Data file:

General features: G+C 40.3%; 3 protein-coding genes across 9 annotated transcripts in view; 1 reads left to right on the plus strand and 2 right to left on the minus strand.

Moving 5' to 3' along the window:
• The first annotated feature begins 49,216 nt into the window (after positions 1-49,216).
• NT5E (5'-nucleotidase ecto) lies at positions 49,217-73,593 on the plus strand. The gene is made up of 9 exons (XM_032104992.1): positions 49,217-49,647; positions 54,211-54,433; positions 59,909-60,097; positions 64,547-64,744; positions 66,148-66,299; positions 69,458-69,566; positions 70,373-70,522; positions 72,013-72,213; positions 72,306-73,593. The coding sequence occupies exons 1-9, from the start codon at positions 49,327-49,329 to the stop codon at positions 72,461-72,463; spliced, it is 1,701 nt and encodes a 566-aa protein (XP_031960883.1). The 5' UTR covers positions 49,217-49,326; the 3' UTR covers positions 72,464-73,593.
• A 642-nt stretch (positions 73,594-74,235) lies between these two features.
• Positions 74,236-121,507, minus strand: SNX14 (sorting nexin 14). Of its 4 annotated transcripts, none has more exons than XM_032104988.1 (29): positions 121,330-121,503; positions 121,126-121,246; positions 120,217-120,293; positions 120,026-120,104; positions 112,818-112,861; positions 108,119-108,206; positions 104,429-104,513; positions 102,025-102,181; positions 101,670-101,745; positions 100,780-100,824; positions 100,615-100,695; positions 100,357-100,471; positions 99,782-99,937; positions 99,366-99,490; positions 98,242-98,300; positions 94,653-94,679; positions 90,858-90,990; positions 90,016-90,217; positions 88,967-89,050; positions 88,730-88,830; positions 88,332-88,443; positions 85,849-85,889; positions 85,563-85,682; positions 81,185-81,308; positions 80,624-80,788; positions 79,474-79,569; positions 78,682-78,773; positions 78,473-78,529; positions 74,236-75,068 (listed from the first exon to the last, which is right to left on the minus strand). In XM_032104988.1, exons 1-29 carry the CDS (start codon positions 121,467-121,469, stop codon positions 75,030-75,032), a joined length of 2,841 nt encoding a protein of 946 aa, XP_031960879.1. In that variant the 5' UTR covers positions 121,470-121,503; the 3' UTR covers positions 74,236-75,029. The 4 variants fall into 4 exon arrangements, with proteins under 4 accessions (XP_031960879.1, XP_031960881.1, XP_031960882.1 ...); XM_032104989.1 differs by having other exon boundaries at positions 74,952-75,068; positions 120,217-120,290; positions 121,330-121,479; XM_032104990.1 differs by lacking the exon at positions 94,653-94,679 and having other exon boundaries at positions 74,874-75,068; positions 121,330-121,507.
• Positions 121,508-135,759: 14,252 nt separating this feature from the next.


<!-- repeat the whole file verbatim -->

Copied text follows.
General features: G+C 40.3%; 3 protein-coding genes across 9 annotated transcripts in view; 1 reads left to right on the plus strand and 2 right to left on the minus strand.

Moving 5' to 3' along the window:
• The first annotated feature begins 49,216 nt into the window (after positions 1-49,216).
• NT5E (5'-nucleotidase ecto) lies at positions 49,217-73,593 on the plus strand. The gene is made up of 9 exons (XM_032104992.1): positions 49,217-49,647; positions 54,211-54,433; positions 59,909-60,097; positions 64,547-64,744; positions 66,148-66,299; positions 69,458-69,566; positions 70,373-70,522; positions 72,013-72,213; positions 72,306-73,593. The coding sequence occupies exons 1-9, from the start codon at positions 49,327-49,329 to the stop codon at positions 72,461-72,463; spliced, it is 1,701 nt and encodes a 566-aa protein (XP_031960883.1). The 5' UTR covers positions 49,217-49,326; the 3' UTR covers positions 72,464-73,593.
• A 642-nt stretch (positions 73,594-74,235) lies between these two features.
• Positions 74,236-121,507, minus strand: SNX14 (sorting nexin 14). Of its 4 annotated transcripts, none has more exons than XM_032104988.1 (29): positions 121,330-121,503; positions 121,126-121,246; positions 120,217-120,293; positions 120,026-120,104; positions 112,818-112,861; positions 108,119-108,206; positions 104,429-104,513; positions 102,025-102,181; positions 101,670-101,745; positions 100,780-100,824; positions 100,615-100,695; positions 100,357-100,471; positions 99,782-99,937; positions 99,366-99,490; positions 98,242-98,300; positions 94,653-94,679; positions 90,858-90,990; positions 90,016-90,217; positions 88,967-89,050; positions 88,730-88,830; positions 88,332-88,443; positions 85,849-85,889; positions 85,563-85,682; positions 81,185-81,308; positions 80,624-80,788; positions 79,474-79,569; positions 78,682-78,773; positions 78,473-78,529; positions 74,236-75,068 (listed from the first exon to the last, which is right to left on the minus strand). In XM_032104988.1, exons 1-29 carry the CDS (start codon positions 121,467-121,469, stop codon positions 75,030-75,032), a joined length of 2,841 nt encoding a protein of 946 aa, XP_031960879.1. In that variant the 5' UTR covers positions 121,470-121,503; the 3' UTR covers positions 74,236-75,029. The 4 variants fall into 4 exon arrangements, with proteins under 4 accessions (XP_031960879.1, XP_031960881.1, XP_031960882.1 ...); XM_032104989.1 differs by having other exon boundaries at positions 74,952-75,068; positions 120,217-120,290; positions 121,330-121,479; XM_032104990.1 differs by lacking the exon at positions 94,653-94,679 and having other exon boundaries at positions 74,874-75,068; positions 121,330-121,507.
• Positions 121,508-135,759: 14,252 nt separating this feature from the next.